What is the first sentence in your first paragraph

I looked at the first paragraph of over 1000 novels to make this list.

The first few paragraphs below are the ones that surprised me, surprised me, and delighted me. The paragraphs that made me want to read the rest of the book, paragraphs so memorable I would dream of them.

How to write an introduction

Here’s a helpful video tutorial I made some time ago that will help you better understand how to write a paragraph introduction:


6 steps to writing an effective paragraph body

There are six main steps to creating a strong paragraph body. Each paragraph has certain steps that are necessary and must appear in a fixed place, for example, as the first sentence. Writers have more flexibility with other stages, which can be delayed or rearranged (more on that later).

  • Decompose folded topic sentences

    A subject sentence with too many parts will make you write a lot of support. But as you already know, readers often find paragraphs much harder to digest. The solution is to break complex topic sentences into two or more smaller ideas and then dedicate a separate paragraph to each one.

  • Move transition to next paragraph

    Although the body of a paragraph should always begin with a topic sentence and end with a statement of purpose, sometimes with a direct link to the essay’s thesis, you do not need to include the transition in the who paragraph; instead, you can put it just before the topic sentence in the next paragraph.

    For example, if the body of a paragraph is already too long, you might want to avoid a transition at the end.

  • Be concise

    Body paragraphs should be no longer than half or three-quarters of a page, double-spaced with 1-inch margins in 12-point Times New Roman font. Sometimes it takes a little longer, but in general you should avoid writing paragraphs that fill or stretch out on a page.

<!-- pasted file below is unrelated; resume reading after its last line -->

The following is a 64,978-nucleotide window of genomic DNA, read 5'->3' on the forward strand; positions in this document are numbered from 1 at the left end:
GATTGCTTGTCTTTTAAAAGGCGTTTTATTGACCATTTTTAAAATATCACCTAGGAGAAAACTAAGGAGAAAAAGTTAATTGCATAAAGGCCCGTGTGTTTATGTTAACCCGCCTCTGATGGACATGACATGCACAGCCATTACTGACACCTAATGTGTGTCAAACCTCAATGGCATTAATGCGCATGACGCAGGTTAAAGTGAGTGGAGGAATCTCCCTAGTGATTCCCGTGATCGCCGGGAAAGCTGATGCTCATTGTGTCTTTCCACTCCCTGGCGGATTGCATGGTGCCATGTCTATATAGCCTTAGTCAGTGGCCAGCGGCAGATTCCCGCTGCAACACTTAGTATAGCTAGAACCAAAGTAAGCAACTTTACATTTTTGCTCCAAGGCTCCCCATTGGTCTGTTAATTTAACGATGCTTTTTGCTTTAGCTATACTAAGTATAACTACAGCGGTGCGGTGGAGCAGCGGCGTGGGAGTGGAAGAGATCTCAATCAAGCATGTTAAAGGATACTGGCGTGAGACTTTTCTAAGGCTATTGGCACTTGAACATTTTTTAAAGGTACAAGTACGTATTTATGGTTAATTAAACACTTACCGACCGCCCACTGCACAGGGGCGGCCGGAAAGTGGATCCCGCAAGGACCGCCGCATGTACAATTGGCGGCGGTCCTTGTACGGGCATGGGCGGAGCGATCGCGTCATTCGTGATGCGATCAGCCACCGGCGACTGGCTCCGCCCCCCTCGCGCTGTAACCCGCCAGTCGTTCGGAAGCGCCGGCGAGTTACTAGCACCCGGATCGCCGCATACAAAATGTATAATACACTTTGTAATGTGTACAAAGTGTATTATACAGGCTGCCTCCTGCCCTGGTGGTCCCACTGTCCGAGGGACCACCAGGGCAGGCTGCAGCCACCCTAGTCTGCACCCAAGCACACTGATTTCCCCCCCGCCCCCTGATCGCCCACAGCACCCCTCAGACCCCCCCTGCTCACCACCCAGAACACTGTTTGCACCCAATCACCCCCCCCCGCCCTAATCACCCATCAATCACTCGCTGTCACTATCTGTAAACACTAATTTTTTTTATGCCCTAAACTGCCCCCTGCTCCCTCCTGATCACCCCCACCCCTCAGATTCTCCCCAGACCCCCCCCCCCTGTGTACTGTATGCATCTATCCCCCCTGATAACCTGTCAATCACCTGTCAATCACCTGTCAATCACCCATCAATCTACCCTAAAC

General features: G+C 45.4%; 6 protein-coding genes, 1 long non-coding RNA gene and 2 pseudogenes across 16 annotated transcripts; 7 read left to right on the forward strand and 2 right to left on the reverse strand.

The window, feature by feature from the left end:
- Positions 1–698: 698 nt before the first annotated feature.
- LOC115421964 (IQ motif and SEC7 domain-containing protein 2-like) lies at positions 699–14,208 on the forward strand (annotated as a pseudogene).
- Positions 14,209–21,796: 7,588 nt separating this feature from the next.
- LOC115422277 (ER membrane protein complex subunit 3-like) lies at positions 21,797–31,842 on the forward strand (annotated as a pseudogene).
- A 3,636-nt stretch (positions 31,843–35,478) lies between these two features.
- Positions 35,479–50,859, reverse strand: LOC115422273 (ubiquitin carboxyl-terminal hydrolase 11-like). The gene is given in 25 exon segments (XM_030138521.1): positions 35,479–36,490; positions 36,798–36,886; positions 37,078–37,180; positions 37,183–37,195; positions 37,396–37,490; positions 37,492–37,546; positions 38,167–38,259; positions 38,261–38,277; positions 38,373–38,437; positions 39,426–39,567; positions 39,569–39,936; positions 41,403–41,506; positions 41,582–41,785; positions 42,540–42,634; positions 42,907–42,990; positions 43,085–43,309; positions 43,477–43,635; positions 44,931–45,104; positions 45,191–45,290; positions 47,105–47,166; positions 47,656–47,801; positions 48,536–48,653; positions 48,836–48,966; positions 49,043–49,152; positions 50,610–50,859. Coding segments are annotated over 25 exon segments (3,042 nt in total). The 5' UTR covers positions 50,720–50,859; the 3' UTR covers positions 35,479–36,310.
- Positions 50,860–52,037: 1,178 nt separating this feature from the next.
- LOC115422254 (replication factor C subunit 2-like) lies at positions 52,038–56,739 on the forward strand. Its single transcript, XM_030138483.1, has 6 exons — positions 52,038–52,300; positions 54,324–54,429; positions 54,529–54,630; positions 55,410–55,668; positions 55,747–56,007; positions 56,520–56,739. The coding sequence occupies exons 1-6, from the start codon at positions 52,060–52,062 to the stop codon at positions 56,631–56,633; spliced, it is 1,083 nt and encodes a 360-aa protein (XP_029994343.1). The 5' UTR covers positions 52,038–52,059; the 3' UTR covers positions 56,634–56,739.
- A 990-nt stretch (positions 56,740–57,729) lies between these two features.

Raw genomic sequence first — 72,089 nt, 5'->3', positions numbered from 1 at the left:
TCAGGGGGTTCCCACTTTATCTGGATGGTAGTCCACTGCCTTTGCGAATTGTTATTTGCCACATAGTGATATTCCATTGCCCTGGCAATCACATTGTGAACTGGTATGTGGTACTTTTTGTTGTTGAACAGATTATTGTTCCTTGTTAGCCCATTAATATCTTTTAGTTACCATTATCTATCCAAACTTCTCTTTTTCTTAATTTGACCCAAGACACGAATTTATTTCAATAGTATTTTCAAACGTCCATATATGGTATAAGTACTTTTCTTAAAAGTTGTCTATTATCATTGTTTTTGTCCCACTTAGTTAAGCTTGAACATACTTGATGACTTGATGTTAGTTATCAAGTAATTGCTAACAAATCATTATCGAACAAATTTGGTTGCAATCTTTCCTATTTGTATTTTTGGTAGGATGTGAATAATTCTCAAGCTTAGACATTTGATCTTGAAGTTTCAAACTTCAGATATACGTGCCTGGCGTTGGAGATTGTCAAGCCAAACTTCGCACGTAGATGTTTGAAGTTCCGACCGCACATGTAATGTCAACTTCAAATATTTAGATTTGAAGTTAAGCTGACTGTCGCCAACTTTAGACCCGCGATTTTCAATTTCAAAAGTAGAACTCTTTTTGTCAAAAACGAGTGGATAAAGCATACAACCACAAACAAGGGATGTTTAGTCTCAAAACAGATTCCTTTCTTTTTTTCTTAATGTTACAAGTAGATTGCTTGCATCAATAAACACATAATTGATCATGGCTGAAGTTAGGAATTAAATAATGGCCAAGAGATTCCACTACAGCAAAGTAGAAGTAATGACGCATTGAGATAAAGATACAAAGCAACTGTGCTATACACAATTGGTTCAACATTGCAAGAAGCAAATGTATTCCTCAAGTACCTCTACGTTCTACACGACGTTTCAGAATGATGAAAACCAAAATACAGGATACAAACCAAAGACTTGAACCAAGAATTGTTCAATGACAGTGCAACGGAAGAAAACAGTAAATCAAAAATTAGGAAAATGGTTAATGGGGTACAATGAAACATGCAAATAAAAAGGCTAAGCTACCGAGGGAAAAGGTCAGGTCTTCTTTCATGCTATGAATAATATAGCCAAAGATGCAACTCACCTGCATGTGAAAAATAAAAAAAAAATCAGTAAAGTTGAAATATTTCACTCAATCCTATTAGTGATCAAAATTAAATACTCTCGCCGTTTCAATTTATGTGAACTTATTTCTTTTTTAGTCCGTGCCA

• Go through some of the steps in the previous paragraph

    The steps above are a general guide, but you can change the order (up to a point). For example, if your topic sentence is very complex, you may need to break it into several parts, each requiring its own evidence and analysis.

    You can also modify steps 3 and 4 by starting with your analysis and then providing evidence. Better yet, consider toggling between providing evidence and providing analysis.

    The idea here is that using more than one layout for your paragraphs generally makes the essay more engaging. Remember that monotony can cause a reader to lose interest quickly, so don’t be afraid to change it up.

  • Do not repeat the same information between paragraphs

    If similar proofs or analyzes also work for other paragraphs, you should help the reader make those connections. You can do this by including warning phrases such as “As also indicated in the next paragraph” and “As already stated.”

Step 5: Check and Revise

As you research and write, your argument may change focus or direction as you learn more.

For this reason, it’s often a good idea to wait until later in the writing process before writing your introductory paragraph; It may even be the last thing you write

The Five-Paragraph Essay

Although academic papers are more advanced in their own category, a basic high school or college essay has the following standard essay structure: five paragraphs:

Paragraph 1: Introduction Paragraph 2: Group 1 Paragraph 3: Group 2 Paragraph 4: Group 3 Paragraph 5: Conclusion

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